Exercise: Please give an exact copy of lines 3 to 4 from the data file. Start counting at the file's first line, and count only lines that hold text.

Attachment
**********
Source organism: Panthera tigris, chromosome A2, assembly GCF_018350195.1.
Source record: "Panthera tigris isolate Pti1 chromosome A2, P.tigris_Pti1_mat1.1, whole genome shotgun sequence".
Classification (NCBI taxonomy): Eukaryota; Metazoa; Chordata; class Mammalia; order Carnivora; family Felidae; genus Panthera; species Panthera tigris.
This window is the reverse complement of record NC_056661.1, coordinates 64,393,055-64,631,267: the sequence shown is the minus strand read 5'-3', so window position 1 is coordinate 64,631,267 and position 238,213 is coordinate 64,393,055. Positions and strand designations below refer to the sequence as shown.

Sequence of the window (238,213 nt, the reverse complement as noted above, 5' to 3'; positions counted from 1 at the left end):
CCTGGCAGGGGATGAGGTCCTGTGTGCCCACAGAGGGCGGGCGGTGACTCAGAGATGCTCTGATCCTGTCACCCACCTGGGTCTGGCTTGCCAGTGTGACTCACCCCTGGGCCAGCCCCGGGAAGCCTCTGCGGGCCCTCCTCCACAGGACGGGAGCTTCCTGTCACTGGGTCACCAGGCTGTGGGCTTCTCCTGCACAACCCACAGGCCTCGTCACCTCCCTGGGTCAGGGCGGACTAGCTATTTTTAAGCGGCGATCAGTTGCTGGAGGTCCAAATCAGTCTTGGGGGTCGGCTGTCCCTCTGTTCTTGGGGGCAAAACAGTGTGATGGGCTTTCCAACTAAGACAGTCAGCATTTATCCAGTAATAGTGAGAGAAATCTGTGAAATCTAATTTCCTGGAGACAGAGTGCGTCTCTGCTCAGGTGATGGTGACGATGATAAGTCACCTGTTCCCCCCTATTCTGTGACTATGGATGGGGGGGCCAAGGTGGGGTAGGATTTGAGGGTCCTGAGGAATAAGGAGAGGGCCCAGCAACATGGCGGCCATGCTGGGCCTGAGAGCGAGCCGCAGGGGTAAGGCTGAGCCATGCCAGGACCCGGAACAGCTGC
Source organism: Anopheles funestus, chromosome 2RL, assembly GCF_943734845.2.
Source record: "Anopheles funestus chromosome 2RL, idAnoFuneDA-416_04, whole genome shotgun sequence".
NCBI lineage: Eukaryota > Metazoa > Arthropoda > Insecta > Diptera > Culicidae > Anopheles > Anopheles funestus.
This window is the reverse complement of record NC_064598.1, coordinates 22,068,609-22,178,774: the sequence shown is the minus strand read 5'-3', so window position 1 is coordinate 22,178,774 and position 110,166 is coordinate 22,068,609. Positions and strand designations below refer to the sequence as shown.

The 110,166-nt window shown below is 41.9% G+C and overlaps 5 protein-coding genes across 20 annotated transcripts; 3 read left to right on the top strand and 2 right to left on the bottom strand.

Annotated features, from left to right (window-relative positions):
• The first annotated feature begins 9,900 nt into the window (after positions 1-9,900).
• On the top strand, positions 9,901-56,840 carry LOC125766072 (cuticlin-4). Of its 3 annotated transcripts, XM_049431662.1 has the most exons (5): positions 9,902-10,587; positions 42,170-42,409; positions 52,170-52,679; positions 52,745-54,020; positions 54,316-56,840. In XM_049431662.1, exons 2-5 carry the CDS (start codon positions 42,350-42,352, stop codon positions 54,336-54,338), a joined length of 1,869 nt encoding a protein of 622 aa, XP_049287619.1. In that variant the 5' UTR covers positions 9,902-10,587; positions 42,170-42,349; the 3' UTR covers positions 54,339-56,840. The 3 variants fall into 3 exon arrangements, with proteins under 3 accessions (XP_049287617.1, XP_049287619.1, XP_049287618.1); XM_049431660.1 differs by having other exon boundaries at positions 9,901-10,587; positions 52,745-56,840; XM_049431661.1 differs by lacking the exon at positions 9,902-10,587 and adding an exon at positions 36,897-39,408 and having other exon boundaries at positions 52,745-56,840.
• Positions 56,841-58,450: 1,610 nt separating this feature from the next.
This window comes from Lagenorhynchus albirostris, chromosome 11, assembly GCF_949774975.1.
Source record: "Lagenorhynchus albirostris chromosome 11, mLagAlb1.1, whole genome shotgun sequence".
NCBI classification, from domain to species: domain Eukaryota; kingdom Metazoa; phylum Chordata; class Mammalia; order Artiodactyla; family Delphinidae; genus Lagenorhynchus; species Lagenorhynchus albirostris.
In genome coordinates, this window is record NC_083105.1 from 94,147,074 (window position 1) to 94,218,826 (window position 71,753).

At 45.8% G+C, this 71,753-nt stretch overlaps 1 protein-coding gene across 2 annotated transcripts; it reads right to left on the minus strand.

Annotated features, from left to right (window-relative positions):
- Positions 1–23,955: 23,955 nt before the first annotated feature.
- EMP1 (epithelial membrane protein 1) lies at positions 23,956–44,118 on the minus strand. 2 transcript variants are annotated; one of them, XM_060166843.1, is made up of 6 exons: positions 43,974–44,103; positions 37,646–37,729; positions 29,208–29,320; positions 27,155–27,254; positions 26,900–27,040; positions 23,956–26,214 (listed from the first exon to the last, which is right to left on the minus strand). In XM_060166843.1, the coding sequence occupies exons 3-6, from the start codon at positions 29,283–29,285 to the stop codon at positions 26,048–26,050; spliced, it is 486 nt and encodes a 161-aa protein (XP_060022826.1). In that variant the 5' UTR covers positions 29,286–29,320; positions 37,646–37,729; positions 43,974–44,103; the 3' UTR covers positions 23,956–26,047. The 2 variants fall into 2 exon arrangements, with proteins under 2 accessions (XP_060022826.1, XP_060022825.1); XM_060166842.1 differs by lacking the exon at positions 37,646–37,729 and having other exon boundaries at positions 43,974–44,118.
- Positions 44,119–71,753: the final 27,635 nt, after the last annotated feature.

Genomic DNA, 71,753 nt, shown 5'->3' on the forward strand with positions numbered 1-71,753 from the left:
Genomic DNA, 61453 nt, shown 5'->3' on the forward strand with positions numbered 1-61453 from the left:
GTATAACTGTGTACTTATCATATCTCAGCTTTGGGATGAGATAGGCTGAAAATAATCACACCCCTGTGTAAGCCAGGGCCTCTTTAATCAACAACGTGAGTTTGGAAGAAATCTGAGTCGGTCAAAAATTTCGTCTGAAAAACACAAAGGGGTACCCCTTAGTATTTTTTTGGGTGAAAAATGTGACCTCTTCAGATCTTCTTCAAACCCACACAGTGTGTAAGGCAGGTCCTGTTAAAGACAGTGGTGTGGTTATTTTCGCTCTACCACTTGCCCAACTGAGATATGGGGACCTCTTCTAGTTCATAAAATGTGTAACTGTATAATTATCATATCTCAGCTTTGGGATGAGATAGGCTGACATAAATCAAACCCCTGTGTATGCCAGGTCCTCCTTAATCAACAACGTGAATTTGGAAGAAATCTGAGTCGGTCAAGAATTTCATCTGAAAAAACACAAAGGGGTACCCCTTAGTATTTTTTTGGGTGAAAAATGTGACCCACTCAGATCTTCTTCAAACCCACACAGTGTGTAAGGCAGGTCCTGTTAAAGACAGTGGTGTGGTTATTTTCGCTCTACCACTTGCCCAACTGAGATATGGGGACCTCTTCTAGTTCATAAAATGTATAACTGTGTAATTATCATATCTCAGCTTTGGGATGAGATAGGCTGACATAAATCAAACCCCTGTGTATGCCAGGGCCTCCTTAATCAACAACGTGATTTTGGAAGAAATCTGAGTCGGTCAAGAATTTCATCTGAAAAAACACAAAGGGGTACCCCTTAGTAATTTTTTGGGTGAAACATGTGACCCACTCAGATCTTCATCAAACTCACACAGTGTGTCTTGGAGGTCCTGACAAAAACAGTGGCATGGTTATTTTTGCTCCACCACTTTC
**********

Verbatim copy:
Classification (NCBI taxonomy): Eukaryota; Metazoa; Chordata; class Mammalia; order Carnivora; family Felidae; genus Panthera; species Panthera tigris.
This window is the reverse complement of record NC_056661.1, coordinates 64,393,055-64,631,267: the sequence shown is the minus strand read 5'-3', so window position 1 is coordinate 64,631,267 and position 238,213 is coordinate 64,393,055. Positions and strand designations below refer to the sequence as shown.